After Perry exit, anger at GOP debates
Perry entered the race — here in Charleston — amid great fanfare in August. To some Republicans, he seemed the perfect GOP candidate: an experienced southern governor with an impressive economic record. After a passable performance in the first debate, Perry turned in a number of poor debate performances that led to a rapid fall in the polls. It all culminated in a debate last November in Michigan in which Perry stumbled while trying to name the three cabinet departments he would eliminate as president. The way he ended what seemed to be an interminable period of trying to remember — simply declaring “Oops” — seemed the effective end of his campaign.
Perry’s supporters argued that his candidacy should be measured by more than debates, and that his record as governor made him a strong contender. But Perry never recovered from the debates, and on Thursday morning Dawson lashed out at the debate-centered process that has arisen in this Republican campaign.
“There’s no question that the debates…that’s where people gathered their information, and it’s changed modern campaigning,” Dawson said. “I would contend that regardless of the outcome, the Democrats will never let this happen. They will never let 19 debates — the Democrats will never let this happen. And the Republicans did, and I don’t know how you stop it. It has become a reality show of 30-second soundbites, it’s gotcha politics…This has become the political version of ‘American Idol.'”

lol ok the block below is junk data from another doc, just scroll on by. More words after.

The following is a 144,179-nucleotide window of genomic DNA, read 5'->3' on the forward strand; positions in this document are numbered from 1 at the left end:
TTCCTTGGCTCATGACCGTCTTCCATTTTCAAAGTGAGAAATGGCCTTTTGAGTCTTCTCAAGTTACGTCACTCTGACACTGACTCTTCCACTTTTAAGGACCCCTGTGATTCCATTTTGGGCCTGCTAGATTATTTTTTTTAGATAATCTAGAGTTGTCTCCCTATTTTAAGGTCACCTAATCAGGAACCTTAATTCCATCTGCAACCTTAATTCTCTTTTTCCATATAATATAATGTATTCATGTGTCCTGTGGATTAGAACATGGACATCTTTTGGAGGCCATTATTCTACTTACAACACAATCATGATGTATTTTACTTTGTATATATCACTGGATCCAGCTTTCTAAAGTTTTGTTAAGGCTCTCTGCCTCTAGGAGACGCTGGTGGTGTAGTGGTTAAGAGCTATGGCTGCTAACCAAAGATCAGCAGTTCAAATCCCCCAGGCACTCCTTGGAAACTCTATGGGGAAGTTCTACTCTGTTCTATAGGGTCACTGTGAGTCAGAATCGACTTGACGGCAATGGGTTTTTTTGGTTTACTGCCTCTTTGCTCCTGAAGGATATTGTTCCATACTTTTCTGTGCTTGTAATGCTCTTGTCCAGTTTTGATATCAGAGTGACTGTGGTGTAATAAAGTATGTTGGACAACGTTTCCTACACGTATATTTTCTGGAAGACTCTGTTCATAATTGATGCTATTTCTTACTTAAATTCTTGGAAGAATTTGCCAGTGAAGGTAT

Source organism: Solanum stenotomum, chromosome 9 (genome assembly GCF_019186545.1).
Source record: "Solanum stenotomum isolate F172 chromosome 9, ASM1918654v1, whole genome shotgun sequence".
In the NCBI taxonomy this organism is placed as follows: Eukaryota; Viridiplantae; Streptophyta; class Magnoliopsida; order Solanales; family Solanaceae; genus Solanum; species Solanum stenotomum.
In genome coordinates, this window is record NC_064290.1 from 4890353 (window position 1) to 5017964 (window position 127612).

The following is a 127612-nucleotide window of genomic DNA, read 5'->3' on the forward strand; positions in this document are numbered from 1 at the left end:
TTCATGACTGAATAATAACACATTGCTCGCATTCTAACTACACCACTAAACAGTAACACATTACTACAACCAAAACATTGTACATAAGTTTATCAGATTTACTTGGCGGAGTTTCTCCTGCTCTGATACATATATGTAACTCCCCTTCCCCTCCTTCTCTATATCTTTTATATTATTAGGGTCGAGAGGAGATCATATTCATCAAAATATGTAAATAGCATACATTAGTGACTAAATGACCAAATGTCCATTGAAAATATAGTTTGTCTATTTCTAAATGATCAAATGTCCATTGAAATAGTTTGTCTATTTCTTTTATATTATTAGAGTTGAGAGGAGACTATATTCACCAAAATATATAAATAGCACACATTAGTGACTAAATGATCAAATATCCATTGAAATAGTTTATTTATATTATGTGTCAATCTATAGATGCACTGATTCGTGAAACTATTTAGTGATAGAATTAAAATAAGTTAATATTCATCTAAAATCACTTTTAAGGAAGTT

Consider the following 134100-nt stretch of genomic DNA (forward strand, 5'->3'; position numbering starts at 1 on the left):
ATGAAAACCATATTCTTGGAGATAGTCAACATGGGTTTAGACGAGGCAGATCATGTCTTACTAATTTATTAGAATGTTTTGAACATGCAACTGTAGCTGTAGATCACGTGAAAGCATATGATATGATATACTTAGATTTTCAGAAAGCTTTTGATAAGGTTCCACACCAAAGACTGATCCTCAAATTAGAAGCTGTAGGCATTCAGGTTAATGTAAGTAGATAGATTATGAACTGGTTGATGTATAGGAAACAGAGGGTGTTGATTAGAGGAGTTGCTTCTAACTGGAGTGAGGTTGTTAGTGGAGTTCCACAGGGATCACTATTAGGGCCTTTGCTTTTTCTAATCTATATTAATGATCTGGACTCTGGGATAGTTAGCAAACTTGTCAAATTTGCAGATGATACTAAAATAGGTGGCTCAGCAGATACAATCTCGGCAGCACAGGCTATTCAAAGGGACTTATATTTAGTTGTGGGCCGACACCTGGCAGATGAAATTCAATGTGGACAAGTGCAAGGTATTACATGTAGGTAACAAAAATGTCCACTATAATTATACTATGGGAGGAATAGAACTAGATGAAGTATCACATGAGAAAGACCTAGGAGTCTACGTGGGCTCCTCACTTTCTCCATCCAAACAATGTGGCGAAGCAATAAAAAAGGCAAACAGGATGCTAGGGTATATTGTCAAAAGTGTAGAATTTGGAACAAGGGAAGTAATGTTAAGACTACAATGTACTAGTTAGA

How do we best evaluate candidates?
Barack Obama is living proof that any moron can be trained to recite words off a teleprompter. Published policy papers are meaningless if the candidate didn’t write them. A candidate’s “record” can be misleading because many factors were out of their control. Campaign ads are about as reliable as a $5 Rolex.
Fair or not, the only time we get to see candidates perform without a net is during debates.
But debates don’t always matter. Al Gore kicked George Bush’s ass almost as bad as Hillary kicked Barack’s.
The formula for what makes a winning candidate is a strange combination of factors that is unique for every wannabe office-holder. On paper Rick Perry looked like a contender. In reality he had a glass jaw.
So who was right, the “experts” or the voters?